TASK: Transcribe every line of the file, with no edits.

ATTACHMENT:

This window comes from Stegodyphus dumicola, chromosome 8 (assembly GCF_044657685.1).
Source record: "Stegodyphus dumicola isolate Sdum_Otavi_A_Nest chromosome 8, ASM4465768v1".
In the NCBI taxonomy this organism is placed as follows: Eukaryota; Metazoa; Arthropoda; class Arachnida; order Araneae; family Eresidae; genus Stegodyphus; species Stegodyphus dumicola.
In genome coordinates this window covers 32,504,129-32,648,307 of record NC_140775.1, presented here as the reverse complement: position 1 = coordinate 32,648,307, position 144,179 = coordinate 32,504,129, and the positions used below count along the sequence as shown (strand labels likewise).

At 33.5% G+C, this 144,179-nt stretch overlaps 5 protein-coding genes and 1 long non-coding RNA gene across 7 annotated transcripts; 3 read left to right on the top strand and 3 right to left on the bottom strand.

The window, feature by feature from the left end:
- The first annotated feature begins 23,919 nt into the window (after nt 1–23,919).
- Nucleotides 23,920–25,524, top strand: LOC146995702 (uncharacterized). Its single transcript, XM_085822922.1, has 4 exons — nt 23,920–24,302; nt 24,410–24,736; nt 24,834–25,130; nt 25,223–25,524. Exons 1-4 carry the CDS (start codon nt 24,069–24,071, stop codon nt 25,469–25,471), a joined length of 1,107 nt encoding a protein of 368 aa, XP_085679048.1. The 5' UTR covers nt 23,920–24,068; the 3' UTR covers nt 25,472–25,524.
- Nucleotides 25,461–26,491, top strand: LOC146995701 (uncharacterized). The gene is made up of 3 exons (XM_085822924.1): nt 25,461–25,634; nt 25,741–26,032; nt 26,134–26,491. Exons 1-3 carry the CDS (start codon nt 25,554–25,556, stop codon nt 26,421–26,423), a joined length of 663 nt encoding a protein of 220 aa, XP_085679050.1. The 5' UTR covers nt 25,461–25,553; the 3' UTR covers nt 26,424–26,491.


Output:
This window comes from Stegodyphus dumicola, chromosome 8 (assembly GCF_044657685.1).
Source record: "Stegodyphus dumicola isolate Sdum_Otavi_A_Nest chromosome 8, ASM4465768v1".
In the NCBI taxonomy this organism is placed as follows: Eukaryota; Metazoa; Arthropoda; class Arachnida; order Araneae; family Eresidae; genus Stegodyphus; species Stegodyphus dumicola.
In genome coordinates this window covers 32,504,129-32,648,307 of record NC_140775.1, presented here as the reverse complement: position 1 = coordinate 32,648,307, position 144,179 = coordinate 32,504,129, and the positions used below count along the sequence as shown (strand labels likewise).

At 33.5% G+C, this 144,179-nt stretch overlaps 5 protein-coding genes and 1 long non-coding RNA gene across 7 annotated transcripts; 3 read left to right on the top strand and 3 right to left on the bottom strand.

The window, feature by feature from the left end:
- The first annotated feature begins 23,919 nt into the window (after nt 1–23,919).
- Nucleotides 23,920–25,524, top strand: LOC146995702 (uncharacterized). Its single transcript, XM_085822922.1, has 4 exons — nt 23,920–24,302; nt 24,410–24,736; nt 24,834–25,130; nt 25,223–25,524. Exons 1-4 carry the CDS (start codon nt 24,069–24,071, stop codon nt 25,469–25,471), a joined length of 1,107 nt encoding a protein of 368 aa, XP_085679048.1. The 5' UTR covers nt 23,920–24,068; the 3' UTR covers nt 25,472–25,524.
- Nucleotides 25,461–26,491, top strand: LOC146995701 (uncharacterized). The gene is made up of 3 exons (XM_085822924.1): nt 25,461–25,634; nt 25,741–26,032; nt 26,134–26,491. Exons 1-3 carry the CDS (start codon nt 25,554–25,556, stop codon nt 26,421–26,423), a joined length of 663 nt encoding a protein of 220 aa, XP_085679050.1. The 5' UTR covers nt 25,461–25,553; the 3' UTR covers nt 26,424–26,491.